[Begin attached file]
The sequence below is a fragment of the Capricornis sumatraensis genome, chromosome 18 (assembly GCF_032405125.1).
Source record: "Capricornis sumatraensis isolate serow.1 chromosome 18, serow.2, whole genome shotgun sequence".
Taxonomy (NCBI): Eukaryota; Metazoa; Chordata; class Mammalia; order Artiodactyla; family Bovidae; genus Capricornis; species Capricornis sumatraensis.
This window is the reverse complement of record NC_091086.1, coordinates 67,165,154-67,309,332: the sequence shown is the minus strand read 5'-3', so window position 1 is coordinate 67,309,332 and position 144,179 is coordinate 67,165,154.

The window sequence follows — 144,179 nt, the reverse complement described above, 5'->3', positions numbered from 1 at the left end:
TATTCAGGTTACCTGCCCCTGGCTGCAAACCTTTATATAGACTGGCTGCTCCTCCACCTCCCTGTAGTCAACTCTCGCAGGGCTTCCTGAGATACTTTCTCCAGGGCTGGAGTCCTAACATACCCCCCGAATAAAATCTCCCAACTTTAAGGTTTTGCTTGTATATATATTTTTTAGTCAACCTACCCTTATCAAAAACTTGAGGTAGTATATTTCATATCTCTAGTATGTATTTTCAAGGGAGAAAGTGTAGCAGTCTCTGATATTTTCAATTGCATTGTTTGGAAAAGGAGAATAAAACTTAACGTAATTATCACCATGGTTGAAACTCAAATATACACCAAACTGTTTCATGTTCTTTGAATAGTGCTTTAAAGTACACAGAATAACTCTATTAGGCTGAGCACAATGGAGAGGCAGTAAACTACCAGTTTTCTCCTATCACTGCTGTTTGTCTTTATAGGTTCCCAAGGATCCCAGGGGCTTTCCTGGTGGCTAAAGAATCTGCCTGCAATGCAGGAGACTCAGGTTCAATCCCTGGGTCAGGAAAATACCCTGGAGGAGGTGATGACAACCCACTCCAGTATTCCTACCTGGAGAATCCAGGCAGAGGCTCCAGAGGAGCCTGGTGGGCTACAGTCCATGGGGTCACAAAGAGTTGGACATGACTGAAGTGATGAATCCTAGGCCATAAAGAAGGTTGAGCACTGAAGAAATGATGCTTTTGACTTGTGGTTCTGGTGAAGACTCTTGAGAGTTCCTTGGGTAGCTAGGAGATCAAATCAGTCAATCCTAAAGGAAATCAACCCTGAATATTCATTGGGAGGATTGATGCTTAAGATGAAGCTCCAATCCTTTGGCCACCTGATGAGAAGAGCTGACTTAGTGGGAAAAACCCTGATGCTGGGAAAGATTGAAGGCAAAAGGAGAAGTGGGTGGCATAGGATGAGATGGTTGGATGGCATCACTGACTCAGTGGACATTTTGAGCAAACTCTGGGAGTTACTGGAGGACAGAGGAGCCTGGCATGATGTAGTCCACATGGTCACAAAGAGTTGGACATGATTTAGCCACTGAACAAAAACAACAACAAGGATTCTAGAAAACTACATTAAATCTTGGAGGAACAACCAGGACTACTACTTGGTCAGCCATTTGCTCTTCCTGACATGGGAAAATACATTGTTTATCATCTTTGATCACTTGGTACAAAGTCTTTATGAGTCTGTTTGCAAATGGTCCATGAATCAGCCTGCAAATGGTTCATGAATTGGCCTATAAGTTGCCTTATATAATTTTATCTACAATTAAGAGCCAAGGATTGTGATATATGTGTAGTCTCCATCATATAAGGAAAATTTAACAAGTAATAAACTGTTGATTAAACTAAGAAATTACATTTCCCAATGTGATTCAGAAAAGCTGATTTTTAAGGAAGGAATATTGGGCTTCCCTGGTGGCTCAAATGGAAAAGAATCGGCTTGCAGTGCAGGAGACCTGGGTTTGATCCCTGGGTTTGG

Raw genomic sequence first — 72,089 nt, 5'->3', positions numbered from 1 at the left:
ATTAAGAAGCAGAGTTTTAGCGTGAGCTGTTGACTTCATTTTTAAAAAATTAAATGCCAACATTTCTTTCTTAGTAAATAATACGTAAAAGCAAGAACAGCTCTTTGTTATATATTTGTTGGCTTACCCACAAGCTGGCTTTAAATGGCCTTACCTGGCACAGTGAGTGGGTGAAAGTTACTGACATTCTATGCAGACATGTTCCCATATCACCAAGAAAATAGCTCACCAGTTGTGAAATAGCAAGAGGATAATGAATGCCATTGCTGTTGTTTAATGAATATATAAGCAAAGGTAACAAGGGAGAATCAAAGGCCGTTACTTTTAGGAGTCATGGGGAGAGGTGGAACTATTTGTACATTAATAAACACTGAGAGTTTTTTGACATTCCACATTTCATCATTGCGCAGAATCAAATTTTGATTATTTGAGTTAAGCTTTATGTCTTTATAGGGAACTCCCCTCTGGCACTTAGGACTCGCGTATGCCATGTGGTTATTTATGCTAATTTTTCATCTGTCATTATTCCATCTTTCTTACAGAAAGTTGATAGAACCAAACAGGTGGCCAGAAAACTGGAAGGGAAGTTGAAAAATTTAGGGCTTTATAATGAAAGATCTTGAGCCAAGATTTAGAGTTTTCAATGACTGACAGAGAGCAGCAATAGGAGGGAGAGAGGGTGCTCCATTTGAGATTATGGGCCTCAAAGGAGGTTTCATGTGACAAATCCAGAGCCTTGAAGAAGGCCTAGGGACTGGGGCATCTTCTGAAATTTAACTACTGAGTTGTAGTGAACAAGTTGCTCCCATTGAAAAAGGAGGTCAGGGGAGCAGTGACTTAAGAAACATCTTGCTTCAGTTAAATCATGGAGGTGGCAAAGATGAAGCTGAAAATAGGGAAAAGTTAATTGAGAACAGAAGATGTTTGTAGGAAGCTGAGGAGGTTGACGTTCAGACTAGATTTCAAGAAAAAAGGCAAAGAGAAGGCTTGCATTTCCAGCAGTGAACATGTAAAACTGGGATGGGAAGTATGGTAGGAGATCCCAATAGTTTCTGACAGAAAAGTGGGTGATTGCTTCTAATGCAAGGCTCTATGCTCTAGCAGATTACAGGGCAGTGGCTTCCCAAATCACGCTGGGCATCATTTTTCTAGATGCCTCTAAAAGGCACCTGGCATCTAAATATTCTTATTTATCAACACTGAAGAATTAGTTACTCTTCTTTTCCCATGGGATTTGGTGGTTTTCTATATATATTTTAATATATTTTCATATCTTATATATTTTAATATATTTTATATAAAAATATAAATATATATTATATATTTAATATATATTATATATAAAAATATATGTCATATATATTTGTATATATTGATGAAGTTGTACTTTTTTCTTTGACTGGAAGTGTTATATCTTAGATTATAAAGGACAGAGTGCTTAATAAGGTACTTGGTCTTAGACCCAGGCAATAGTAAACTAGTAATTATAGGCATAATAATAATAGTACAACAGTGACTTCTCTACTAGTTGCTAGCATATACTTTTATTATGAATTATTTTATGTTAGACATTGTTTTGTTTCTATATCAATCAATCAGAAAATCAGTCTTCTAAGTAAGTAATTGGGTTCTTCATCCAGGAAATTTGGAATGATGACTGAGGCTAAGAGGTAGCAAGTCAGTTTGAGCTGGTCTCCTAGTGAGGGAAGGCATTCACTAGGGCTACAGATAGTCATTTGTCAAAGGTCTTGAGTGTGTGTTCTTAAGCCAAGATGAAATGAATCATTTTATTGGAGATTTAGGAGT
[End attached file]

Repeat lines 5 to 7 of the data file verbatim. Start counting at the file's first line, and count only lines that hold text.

The window sequence follows — 144,179 nt, the reverse complement described above, 5'->3', positions numbered from 1 at the left end:
TATTCAGGTTACCTGCCCCTGGCTGCAAACCTTTATATAGACTGGCTGCTCCTCCACCTCCCTGTAGTCAACTCTCGCAGGGCTTCCTGAGATACTTTCTCCAGGGCTGGAGTCCTAACATACCCCCCGAATAAAATCTCCCAACTTTAAGGTTTTGCTTGTATATATATTTTTTAGTCAACCTACCCTTATCAAAAACTTGAGGTAGTATATTTCATATCTCTAGTATGTATTTTCAAGGGAGAAAGTGTAGCAGTCTCTGATATTTTCAATTGCATTGTTTGGAAAAGGAGAATAAAACTTAACGTAATTATCACCATGGTTGAAACTCAAATATACACCAAACTGTTTCATGTTCTTTGAATAGTGCTTTAAAGTACACAGAATAACTCTATTAGGCTGAGCACAATGGAGAGGCAGTAAACTACCAGTTTTCTCCTATCACTGCTGTTTGTCTTTATAGGTTCCCAAGGATCCCAGGGGCTTTCCTGGTGGCTAAAGAATCTGCCTGCAATGCAGGAGACTCAGGTTCAATCCCTGGGTCAGGAAAATACCCTGGAGGAGGTGATGACAACCCACTCCAGTATTCCTACCTGGAGAATCCAGGCAGAGGCTCCAGAGGAGCCTGGTGGGCTACAGTCCATGGGGTCACAAAGAGTTGGACATGACTGAAGTGATGAATCCTAGGCCATAAAGAAGGTTGAGCACTGAAGAAATGATGCTTTTGACTTGTGGTTCTGGTGAAGACTCTTGAGAGTTCCTTGGGTAGCTAGGAGATCAAATCAGTCAATCCTAAAGGAAATCAACCCTGAATATTCATTGGGAGGATTGATGCTTAAGATGAAGCTCCAATCCTTTGGCCACCTGATGAGAAGAGCTGACTTAGTGGGAAAAACCCTGATGCTGGGAAAGATTGAAGGCAAAAGGAGAAGTGGGTGGCATAGGATGAGATGGTTGGATGGCATCACTGACTCAGTGGACATTTTGAGCAAACTCTGGGAGTTACTGGAGGACAGAGGAGCCTGGCATGATGTAGTCCACATGGTCACAAAGAGTTGGACATGATTTAGCCACTGAACAAAAACAACAACAAGGATTCTAGAAAACTACATTAAATCTTGGAGGAACAACCAGGACTACTACTTGGTCAGCCATTTGCTCTTCCTGACATGGGAAAATACATTGTTTATCATCTTTGATCACTTGGTACAAAGTCTTTATGAGTCTGTTTGCAAATGGTCCATGAATCAGCCTGCAAATGGTTCATGAATTGGCCTATAAGTTGCCTTATATAATTTTATCTACAATTAAGAGCCAAGGATTGTGATATATGTGTAGTCTCCATCATATAAGGAAAATTTAACAAGTAATAAACTGTTGATTAAACTAAGAAATTACATTTCCCAATGTGATTCAGAAAAGCTGATTTTTAAGGAAGGAATATTGGGCTTCCCTGGTGGCTCAAATGGAAAAGAATCGGCTTGCAGTGCAGGAGACCTGGGTTTGATCCCTGGGTTTGG

Raw genomic sequence first — 72,089 nt, 5'->3', positions numbered from 1 at the left: